Quotes I Collected in my Reading Journal:

·      Page 161: “What’s done cannot be undone.”

·      Page 254: “Nature could be shifted, but not controlled.”

·      Page 257: “Things ended, and then they began again.”

·      Page 57: “Writing itself was a magical act in which imagination altered reality and gave form to power. To this end, the book was the most powerful element of all.”

·      Page 346: “The truth was, they had managed to get what they wanted. It just wasn’t lasting long enough, not that it ever could.”

·      Page 331: “In truth it is easier to let your old life disappear in order to start anew.”

Love more. Not less. — Jamie Whitmer

Notes From a Reading Journal: Little Fires Everywhere, by Celeste Ng 

Notes from Smartmarks by BestSelf Co, while traveling without my reading journal. These bookmarks with notes were the perfect travel solution for me! At home, I keep a reading journal for my notes, but I was able to tear my notes out when I got home and filed them within my reading journal. The Smartmarks were very convenient! 

This selection was an extra purchase I made through Book of the Month Club after hearing so much buzz about the book. I found “Little Fires Everywhere” to be an absorbing book, guaranteed to make you think and spark debate among book club members everywhere. 

At first, I thought the book was going to be focused more on Izzy and her alleged “craziness,” as her siblings refer to her issues, but it was more of a character study of Izzy’s entire family (the Richardsons) and their new tenants, artist mother Mia and her daughter, Pearl. By the way, Izzy is not “crazy,” she just doesn’t fit into the cookie-cutter mold her family wishes to mold her into.

While there were plenty of witty and even positive exchanges in the story, make no mistake about it, this is no fairy tale happy ending of a story. Ideas to spark discussion come from such themes as: teenage pregnancy; adoption; what lies beneath the “perfect” neighborhood; what makes someone a mother; and what is heartbreak. What are the things that we carry with us?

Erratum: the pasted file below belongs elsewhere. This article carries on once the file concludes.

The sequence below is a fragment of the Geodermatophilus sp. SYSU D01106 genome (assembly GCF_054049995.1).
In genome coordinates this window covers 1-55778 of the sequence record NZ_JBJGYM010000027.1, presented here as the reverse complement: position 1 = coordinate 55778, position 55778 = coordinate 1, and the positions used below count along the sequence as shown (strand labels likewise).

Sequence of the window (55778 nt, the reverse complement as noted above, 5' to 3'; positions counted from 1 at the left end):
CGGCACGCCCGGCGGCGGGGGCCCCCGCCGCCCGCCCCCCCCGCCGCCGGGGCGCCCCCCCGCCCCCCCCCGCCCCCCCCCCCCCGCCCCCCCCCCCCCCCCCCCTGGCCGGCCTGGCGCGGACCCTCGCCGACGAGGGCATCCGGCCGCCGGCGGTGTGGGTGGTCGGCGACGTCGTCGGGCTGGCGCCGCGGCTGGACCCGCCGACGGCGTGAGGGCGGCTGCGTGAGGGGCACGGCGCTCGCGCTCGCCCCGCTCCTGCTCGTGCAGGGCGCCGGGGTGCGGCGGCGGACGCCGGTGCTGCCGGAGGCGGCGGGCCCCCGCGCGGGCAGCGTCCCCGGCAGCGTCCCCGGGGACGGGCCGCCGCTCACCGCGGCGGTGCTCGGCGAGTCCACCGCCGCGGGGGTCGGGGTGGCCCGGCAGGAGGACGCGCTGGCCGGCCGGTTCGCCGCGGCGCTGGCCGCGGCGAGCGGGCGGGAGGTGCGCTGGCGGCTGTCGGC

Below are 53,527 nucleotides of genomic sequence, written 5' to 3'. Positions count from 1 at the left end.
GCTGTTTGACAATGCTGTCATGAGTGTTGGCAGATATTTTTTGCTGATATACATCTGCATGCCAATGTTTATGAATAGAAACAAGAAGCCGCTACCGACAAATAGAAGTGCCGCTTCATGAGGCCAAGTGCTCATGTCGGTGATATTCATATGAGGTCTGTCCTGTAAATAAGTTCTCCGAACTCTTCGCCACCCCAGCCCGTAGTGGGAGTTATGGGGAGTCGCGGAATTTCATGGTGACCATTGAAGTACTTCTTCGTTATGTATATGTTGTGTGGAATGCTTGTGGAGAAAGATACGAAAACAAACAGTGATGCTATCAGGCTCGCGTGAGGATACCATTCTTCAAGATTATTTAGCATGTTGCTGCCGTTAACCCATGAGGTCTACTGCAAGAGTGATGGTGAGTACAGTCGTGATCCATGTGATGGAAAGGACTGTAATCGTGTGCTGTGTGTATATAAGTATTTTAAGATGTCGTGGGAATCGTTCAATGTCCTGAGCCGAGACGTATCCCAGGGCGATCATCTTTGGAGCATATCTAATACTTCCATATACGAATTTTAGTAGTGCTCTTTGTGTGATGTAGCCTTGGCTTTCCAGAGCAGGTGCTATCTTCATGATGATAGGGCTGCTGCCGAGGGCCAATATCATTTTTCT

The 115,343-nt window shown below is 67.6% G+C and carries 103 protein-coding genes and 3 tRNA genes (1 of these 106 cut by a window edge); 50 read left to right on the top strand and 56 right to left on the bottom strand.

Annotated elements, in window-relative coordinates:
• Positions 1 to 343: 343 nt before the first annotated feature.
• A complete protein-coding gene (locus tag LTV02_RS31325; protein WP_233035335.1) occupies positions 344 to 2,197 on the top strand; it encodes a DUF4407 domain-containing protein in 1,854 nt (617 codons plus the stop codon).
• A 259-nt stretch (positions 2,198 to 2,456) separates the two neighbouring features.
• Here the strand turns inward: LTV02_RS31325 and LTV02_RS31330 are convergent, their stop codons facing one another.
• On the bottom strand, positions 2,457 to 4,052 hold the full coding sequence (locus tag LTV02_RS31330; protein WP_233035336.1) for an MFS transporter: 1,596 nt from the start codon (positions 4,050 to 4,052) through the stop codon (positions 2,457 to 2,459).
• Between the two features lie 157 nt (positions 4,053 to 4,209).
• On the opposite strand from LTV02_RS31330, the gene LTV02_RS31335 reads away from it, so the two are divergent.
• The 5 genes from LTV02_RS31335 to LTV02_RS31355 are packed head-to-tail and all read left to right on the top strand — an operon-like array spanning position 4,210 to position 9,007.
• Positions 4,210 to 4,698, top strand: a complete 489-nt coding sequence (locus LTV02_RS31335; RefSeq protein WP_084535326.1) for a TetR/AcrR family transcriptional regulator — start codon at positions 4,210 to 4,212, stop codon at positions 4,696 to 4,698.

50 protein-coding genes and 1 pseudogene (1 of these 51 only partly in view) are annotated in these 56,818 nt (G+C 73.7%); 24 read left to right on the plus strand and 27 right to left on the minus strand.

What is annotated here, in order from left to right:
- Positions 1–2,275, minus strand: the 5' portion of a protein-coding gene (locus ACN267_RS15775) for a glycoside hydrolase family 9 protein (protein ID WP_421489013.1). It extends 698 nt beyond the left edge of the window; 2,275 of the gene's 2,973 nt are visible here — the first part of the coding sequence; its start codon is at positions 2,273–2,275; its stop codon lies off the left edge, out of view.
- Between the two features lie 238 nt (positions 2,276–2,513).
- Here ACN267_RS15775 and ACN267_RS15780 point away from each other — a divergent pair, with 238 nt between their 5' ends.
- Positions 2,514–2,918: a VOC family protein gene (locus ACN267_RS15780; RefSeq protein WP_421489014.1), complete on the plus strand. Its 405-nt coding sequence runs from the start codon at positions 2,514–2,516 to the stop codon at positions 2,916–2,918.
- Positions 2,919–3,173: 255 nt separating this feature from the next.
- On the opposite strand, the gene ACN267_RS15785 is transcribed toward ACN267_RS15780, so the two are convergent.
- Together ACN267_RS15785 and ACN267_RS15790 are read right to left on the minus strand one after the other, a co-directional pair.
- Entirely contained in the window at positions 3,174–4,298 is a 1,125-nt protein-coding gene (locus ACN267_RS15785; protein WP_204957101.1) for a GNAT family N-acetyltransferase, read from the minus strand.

What are the sacrifices we make in the pursuit of a better life? Were they worth it?

The story takes place in Shaker Heights, a planned community that has lots of rules, and is the embodiment of a neighborhood that is really only concerned with the surface being perfect, and damn what lies beneath! 

In my opinion, the most evil character is do-gooder suburban mother Mrs. Richardson. She ruins lives by her interference. She never does a good deed without calculating it for a return favor later, and if she does something she deems “good” for another person, she expects the recipient to kowtow to her. And oh, how judgmental she is. Mrs. Richardson actually may take the nomination for most-hated literary character this year. 

Mia, the artistic mother, is highly gifted, but will not “sell out” when it comes to her art. Thus, she provides a poverty-stricken, nomadic lifestyle for her daughter, Pearl. Yet, she somehow always manages to supplement her artist’s income with menial jobs, and while they are not rich in material goods, they don’t seem to go without the necessities. This is a huge debate for readers to discuss. What is the parental obligation to provide for a child? If you have the ability to generate a lot of income, what is your obligation to make money if you are able? To what extent does security and stability come in to play over adventure and art when raising a child on your own? We know that Mia had the talent and the connections in Manhattan to make a great deal of money as an artist, but she did not want to sell out. (Arguably, she may have been worried about becoming too high-profile because then she may have caught the attention of the Ryans, which if you have read the book, you know she had to stay hidden).   

Another big issue for debate is what readers think of Bebe giving up May Ling and then the custody battle between her and the adoptive parents, Linda and Mark McCullough. Do you think the judge’s ruling was fair? What do you think about Bebe’s actions in the end of the book? Are there circumstances so severe that people no longer deserve a second chance?

The way Ng interweaves the story of Mia and Bebe is masterful. I was engaged, and wanted to keep reading to find out Mia’s secrets. 

Other relationships and questions to discuss: the relationship between Mia and her parents; what you think of the relationship between Mia and the Ryans; does Lexie regret her big decision; and who does Pearl’s heart break for – the loss of the relationship with Trip or with Moody? What do you think happens to Izzy in the end? 

Quotes I Collected for my Reading Journal:

·      Page 245: “You’ll always be sad about this, Mia said softly. But it doesn’t mean you made the wrong choice. It’s just something that you have to carry.” 

·      Page 250: “The question is whether things are still the same. Whether she should get another chance… Most of the time, everyone deserves more than one chance. We all do things we regret now and then. You just have to carry them with you.” 

·      Page 295: “Sometimes, just when you think everything’s gone, you find a way… Like a prairie fire. I saw one, years ago, when we were in Nebraska. It seems like the end of the world. The earth is all scorched and black, and everything green is gone. But after the burning the soil is richer, and new things can grow… People are like that, too, you know. They start over. They find a way.”